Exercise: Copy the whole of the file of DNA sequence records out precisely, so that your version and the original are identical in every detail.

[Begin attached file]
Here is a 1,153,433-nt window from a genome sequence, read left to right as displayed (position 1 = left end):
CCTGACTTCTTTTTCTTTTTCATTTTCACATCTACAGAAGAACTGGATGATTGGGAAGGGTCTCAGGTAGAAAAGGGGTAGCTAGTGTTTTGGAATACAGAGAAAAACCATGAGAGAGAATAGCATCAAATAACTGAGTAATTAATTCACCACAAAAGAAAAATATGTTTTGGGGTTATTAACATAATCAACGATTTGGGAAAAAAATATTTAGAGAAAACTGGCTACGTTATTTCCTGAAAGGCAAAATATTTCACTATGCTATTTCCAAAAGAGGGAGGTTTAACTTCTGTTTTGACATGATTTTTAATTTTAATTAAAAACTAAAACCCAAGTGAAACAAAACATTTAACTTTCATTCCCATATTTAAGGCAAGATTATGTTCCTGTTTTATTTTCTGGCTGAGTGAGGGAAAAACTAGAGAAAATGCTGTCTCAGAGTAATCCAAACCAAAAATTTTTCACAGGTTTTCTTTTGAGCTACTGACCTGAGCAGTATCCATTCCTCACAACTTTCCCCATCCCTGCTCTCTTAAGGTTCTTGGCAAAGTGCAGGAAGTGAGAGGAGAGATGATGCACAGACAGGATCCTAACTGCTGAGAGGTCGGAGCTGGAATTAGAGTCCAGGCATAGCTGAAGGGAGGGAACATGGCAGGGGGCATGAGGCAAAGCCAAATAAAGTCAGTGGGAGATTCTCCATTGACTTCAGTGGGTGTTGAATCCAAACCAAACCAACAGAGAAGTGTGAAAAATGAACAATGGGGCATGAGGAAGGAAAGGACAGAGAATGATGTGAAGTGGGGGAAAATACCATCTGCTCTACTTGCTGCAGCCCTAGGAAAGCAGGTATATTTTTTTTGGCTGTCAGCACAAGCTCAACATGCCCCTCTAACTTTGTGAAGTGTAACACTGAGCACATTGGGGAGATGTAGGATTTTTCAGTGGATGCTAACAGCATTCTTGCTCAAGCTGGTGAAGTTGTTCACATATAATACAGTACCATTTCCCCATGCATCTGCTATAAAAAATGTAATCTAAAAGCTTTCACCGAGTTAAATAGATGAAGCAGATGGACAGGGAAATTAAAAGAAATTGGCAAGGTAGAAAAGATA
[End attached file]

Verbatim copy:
Here is a 1,153,433-nt window from a genome sequence, read left to right as displayed (position 1 = left end):
CCTGACTTCTTTTTCTTTTTCATTTTCACATCTACAGAAGAACTGGATGATTGGGAAGGGTCTCAGGTAGAAAAGGGGTAGCTAGTGTTTTGGAATACAGAGAAAAACCATGAGAGAGAATAGCATCAAATAACTGAGTAATTAATTCACCACAAAAGAAAAATATGTTTTGGGGTTATTAACATAATCAACGATTTGGGAAAAAAATATTTAGAGAAAACTGGCTACGTTATTTCCTGAAAGGCAAAATATTTCACTATGCTATTTCCAAAAGAGGGAGGTTTAACTTCTGTTTTGACATGATTTTTAATTTTAATTAAAAACTAAAACCCAAGTGAAACAAAACATTTAACTTTCATTCCCATATTTAAGGCAAGATTATGTTCCTGTTTTATTTTCTGGCTGAGTGAGGGAAAAACTAGAGAAAATGCTGTCTCAGAGTAATCCAAACCAAAAATTTTTCACAGGTTTTCTTTTGAGCTACTGACCTGAGCAGTATCCATTCCTCACAACTTTCCCCATCCCTGCTCTCTTAAGGTTCTTGGCAAAGTGCAGGAAGTGAGAGGAGAGATGATGCACAGACAGGATCCTAACTGCTGAGAGGTCGGAGCTGGAATTAGAGTCCAGGCATAGCTGAAGGGAGGGAACATGGCAGGGGGCATGAGGCAAAGCCAAATAAAGTCAGTGGGAGATTCTCCATTGACTTCAGTGGGTGTTGAATCCAAACCAAACCAACAGAGAAGTGTGAAAAATGAACAATGGGGCATGAGGAAGGAAAGGACAGAGAATGATGTGAAGTGGGGGAAAATACCATCTGCTCTACTTGCTGCAGCCCTAGGAAAGCAGGTATATTTTTTTTGGCTGTCAGCACAAGCTCAACATGCCCCTCTAACTTTGTGAAGTGTAACACTGAGCACATTGGGGAGATGTAGGATTTTTCAGTGGATGCTAACAGCATTCTTGCTCAAGCTGGTGAAGTTGTTCACATATAATACAGTACCATTTCCCCATGCATCTGCTATAAAAAATGTAATCTAAAAGCTTTCACCGAGTTAAATAGATGAAGCAGATGGACAGGGAAATTAAAAGAAATTGGCAAGGTAGAAAAGATA